Local crafter gifts homemade quilts to residents of Gull Lake Special Care Home
Residents at the Gull Lake Special Care Home will be having a cozy Christmas this year, thanks to the generosity of a local crafter — they will all be receiving their own handmade quilt.
Cindy Logan, a farmer in Gull Lake, Sask., has been making these quilts since the summer.
The project started as she was trying to clear out some of the extra fabric from her sewing studio.
"It's so overwhelming, the amount of fabric I've collected over the years — I'm like a squirrel," she said. "So I have this abundance of fabric, and I said to myself one day, 'I have to do something with this, it's too much.'
"So I started pulling stuff out, stuff that had been there for years … and started cutting strips out of all this fabric and setting it aside into coordinating piles of colours."
Soon, Logan brought in her mom and teenage niece, as well as other friends and family members, to complete over thirty unique quilts.
Then came the question of what to do with all these quilts. Logan considered a few options, but decided that giving them to the local care home residents was the obvious choice.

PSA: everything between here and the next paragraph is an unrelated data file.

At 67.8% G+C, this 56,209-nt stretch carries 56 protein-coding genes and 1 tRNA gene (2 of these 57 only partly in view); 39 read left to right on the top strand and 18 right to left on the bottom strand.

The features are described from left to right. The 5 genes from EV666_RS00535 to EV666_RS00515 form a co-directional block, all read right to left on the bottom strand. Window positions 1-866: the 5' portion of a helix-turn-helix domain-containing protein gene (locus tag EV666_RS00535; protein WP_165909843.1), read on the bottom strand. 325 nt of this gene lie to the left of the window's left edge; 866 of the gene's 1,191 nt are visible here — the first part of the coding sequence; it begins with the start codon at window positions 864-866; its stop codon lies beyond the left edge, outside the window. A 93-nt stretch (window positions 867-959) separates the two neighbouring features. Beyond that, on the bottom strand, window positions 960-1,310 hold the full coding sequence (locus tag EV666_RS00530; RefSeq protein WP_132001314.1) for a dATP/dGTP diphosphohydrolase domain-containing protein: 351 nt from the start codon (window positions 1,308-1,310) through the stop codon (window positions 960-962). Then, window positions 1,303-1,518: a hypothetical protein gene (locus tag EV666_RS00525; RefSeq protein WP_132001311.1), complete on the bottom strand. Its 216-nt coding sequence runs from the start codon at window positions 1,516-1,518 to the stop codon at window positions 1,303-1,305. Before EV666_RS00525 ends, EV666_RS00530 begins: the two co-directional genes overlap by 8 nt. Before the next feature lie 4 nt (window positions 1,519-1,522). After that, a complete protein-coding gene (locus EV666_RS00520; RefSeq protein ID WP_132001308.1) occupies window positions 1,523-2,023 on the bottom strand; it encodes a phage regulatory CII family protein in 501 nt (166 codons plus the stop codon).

"I have had family at the special care home in Gull Lake, and I had heard through the grapevine that there are some residents there that don't have family members and they don't receive gifts at Christmas," she said. "And so I thought it was a no-brainer — why wouldn't I give the quilts to them? Then they would have quilts, and they would feel loved."
And Logan made sure every resident would be getting their own quilt that they can take with them if they leave the Gull Lake Special Care Home, too.
"I wanted each resident to have their own, and I wanted it to go with them wherever," she said. "It doesn't matter to me whether they're there for a day or a year or ten years, I want the quilt to be theirs and I want them to have it."
For Logan, making and gifting these quilts is her way of bringing some warmth to what has been a challenging year for so many people, including many long-term care home residents.
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"I know how I'm feeling when I'm wrapped in [a quilt], and I don't think there's any better feeling," she said. "It's pretty much a fabric hug. And especially this year, with everything that's been going on, it's been a difficult year. And if I could just bring a little bit of cheer to somebody, even if it's just one person, then that's what it's all about."